3 specially made and adapted to carry out said functionality and do not have any

4 substantial non-infringing uses.

5 115. Additional allegations regarding Defendants’ knowledge of the ’327


6 Patent and willful infringement will likely have further evidentiary support after a

7 reasonable opportunity for discovery.

8 116. Defendant’s infringement of the ’327 Patent was and continues to be


9 willful and deliberate, entitling BlackBerry to enhanced damages and attorneys’

10 fees.

11 117. Defendant’s infringement of the ’327 Patent is exceptional and entitles


12 BlackBerry to attorneys’ fees and costs incurred in prosecuting this action under

13 U.S.C. § 285.

14 118. BlackBerry has been damaged by Defendant’s infringement of the ’327


15 Patent and will continue to be damaged unless Defendant is enjoined by this Court.

16 BlackBerry has suffered and continues to suffer irreparable injury for which there is

17 no adequate remedy at law. The balance of hardships favors BlackBerry, and public

18 interest is not disserved by an injunction.


19 119. BlackBerry is entitled to recover from Defendant all damages that
20 BlackBerry has sustained as a result of Defendant’s infringement of the ’327 Patent,

21 including without limitation lost profits and not less than a reasonable royalty.

22 COUNT III: INFRINGEMENT OF U.S. PATENT NO. 8,301,713


23 120. BlackBerry incorporates by reference and re-alleges all of the foregoing
24 paragraphs of this Complaint as if fully set forth herein.

25 ’713 Patent Allegations


26 121. The ’713 Patent discloses, among other things, “[a]n improved
27 handheld electronic device and an associated method . . . in which time data

28 regarding certain aspects of a messaging conversation on a handheld electronic

-32- Case No. 2:18-cv-02693


COMPLAINT FOR PATENT INFRINGEMENT
Case 2:18-cv-02693 Document 1 Filed 04/03/18 Page 33 of 71 Page ID #:33

1 device are made available to a user,” including “in situations where an interruption

2 has occurred during a messaging conversation.” ’713 Patent, Abstract.

3 122. The ’713 Patent explains that in instant messaging conversations,


4 where a conversation proceeds quickly, i.e., substantially without interruption, there

5 is no need to provide a time stamp for each individual message. Id. at 1:54-58. The

6 patent states that, therefore, “[i]n the environment of a handheld electronic device, it

7 would be desirable to avoid unnecessary time stamps and other unnecessary output

8 since it occupies too much valuable space on the limited display of the handheld

9 electronic device. In some messaging circumstances, however, it may be desirable

10 for information regarding certain timing aspects of conversation to be available to a

11 user.” Id. at 1:59-65.

12 123. Fig. 4 of the ’713 Patent shows an exemplary instant messaging


13 conversation according to the patent that includes “a plurality of incoming messages

14 72 and a plurality of outgoing messages 76 that are transmitted between the devices

15 4 and 104 at a conversational speed, i.e., at a speed in which back-to-back

16 communications between the devices 4 and 104 occur without a meaningful delay

17 there between. Due to the conversational speed of the back-to-back


18 communications, the messages 68 do not include an indication of the times at which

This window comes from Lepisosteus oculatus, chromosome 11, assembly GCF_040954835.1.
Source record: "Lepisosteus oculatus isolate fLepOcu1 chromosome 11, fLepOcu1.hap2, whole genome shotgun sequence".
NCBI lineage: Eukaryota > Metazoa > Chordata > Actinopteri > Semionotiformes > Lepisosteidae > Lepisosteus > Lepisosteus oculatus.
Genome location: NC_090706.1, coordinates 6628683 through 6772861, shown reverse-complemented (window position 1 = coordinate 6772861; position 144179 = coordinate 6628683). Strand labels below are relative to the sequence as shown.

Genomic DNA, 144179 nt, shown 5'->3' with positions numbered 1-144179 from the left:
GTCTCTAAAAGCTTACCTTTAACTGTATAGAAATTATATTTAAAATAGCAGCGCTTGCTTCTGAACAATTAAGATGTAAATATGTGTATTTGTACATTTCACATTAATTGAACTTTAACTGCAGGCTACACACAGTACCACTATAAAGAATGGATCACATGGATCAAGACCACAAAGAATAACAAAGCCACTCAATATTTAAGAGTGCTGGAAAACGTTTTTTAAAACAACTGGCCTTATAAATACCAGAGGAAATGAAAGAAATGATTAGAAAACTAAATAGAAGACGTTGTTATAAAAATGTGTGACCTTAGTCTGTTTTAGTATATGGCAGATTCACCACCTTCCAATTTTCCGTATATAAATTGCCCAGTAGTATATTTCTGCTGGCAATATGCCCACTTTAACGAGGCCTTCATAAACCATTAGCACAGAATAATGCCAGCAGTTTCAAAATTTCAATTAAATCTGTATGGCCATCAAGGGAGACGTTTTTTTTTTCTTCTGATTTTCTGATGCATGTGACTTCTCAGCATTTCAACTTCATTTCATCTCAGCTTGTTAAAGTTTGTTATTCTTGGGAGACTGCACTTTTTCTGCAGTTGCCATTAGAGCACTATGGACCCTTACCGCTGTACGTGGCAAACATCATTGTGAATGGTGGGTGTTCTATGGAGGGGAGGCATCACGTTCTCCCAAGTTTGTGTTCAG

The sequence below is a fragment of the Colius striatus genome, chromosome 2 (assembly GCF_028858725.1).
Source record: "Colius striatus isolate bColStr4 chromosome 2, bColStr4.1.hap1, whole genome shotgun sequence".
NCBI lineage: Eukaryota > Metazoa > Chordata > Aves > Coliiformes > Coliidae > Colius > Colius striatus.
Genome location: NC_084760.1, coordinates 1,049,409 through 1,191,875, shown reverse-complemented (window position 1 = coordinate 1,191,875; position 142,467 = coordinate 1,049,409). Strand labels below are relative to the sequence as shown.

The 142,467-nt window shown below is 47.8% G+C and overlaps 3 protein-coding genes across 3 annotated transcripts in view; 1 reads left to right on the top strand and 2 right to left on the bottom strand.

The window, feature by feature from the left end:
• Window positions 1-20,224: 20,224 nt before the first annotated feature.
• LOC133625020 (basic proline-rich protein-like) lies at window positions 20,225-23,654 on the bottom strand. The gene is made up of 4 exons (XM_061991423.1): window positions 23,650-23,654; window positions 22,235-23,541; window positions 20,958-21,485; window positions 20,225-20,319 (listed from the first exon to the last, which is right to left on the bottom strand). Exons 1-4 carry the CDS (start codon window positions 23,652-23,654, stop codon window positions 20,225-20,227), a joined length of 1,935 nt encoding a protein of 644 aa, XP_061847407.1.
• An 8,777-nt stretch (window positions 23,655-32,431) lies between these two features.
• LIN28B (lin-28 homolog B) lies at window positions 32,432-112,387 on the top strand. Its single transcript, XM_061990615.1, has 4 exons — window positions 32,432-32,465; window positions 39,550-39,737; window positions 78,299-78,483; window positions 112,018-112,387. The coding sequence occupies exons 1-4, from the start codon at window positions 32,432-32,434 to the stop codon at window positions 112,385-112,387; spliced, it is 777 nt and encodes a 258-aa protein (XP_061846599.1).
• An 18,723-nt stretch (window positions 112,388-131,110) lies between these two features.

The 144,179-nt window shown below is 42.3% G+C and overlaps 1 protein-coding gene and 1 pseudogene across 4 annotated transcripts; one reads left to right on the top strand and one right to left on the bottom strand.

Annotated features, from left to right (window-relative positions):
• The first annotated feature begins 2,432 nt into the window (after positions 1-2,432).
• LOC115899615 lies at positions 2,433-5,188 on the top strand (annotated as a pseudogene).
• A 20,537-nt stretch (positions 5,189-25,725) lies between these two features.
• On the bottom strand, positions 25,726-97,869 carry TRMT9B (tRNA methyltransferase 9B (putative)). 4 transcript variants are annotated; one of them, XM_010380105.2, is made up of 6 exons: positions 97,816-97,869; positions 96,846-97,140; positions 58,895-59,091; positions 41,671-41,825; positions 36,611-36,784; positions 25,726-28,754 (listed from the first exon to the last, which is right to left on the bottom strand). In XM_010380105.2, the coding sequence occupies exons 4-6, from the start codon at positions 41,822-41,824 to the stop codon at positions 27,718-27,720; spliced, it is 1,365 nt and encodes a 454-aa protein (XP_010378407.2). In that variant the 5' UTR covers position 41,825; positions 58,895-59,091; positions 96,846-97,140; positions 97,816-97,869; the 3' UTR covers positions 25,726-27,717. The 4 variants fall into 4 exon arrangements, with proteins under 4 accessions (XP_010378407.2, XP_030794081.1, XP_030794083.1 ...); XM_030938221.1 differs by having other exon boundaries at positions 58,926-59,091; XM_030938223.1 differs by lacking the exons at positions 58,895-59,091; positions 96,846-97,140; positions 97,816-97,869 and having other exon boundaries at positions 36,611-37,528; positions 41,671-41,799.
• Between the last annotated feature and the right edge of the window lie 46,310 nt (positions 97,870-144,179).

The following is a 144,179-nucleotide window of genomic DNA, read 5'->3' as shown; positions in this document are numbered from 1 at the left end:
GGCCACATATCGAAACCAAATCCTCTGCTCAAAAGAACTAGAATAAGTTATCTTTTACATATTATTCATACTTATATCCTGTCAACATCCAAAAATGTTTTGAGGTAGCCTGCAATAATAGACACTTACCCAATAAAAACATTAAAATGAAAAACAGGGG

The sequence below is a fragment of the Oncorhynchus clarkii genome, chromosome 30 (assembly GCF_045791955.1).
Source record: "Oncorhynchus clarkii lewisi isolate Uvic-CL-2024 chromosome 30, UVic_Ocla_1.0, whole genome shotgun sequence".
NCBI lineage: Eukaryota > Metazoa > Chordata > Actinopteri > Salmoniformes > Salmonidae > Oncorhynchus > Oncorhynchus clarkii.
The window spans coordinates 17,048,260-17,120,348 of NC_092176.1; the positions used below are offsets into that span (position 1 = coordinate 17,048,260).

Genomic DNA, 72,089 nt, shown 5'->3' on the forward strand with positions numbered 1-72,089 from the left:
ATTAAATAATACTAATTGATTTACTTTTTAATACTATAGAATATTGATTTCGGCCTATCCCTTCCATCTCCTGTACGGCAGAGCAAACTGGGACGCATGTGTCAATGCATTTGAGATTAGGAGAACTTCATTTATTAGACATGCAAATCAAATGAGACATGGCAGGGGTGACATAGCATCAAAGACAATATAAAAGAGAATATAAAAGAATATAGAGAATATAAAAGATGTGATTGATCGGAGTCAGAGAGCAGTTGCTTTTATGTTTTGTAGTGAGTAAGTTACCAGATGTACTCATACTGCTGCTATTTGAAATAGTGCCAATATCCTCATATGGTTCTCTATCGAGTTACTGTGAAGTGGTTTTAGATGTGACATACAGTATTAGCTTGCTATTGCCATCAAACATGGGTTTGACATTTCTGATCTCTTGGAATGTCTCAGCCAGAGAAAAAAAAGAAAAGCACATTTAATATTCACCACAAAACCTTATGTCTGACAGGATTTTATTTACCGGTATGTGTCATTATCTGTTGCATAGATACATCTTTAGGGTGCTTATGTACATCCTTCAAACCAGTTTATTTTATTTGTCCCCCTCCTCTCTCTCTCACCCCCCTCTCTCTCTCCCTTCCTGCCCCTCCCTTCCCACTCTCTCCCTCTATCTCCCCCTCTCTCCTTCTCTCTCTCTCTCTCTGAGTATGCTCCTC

19 such messages 68 were transmitted, it being assumed as a general matter that in such

20 circumstances the specific time at which a given message within such a conversation

21 occurred may not be of significance to a user.” Id. at 5:11-22. In the disclosed

22 embodiment, a determination is made that a predetermined duration of time has

23 transpired without a response to the most recent message in the conversation thread.

24 Id. at 5:22-38. As shown in Fig. 5, in the exemplary embodiment, “another message

25 68 may subsequently be communicated between the devices 4 and 104. Since the

26 message 68 corresponds with a resumption of communication between the devices 4


27 and 104 after a period of interruption, the message 68 is determined to be a

28 resumption message 88, and . . . time stamp 92 is output adjacent the resumption

-33- Case No. 2:18-cv-02693


COMPLAINT FOR PATENT INFRINGEMENT
Case 2:18-cv-02693 Document 1 Filed 04/03/18 Page 34 of 71 Page ID #:34

1 message 88.” Id. at 5:62-6:2.

8 124. The ’713 Patent thus describes, inter alia, “[a] method of operating an
9 electronic device, the method comprising: outputting an electronic conversation

10 comprising a plurality of indications, each indication being representative of at least

11 a portion of a corresponding messaging communication between the electronic

12 device and a second electronic device; identifying a first messaging communication

13 between the electronic device and the second electronic device occurring at a first

14 time, the first messaging communication having a corresponding first indication

15 representative of at least a portion of the first messaging communication and which

16 is one of the plurality of indications; determining that a predetermined duration of

17 time has elapsed since the first time without additional communication between the

18 electronic device and the second electronic device during that duration of time;
19 detecting an input to the electronic device following said identifying and

20 determining steps, said input occurring at a second time; and responsive to said

21 detecting an input, outputting in the electronic conversation, a time stamp

22 representative of the second time.” Id. at claim 1.

23
The Inventions Claimed in the ’713 Patent Were Not
24 Well-Understood, Routine, or Conventional
25 125. An electronic device displaying a time stamp associated with an input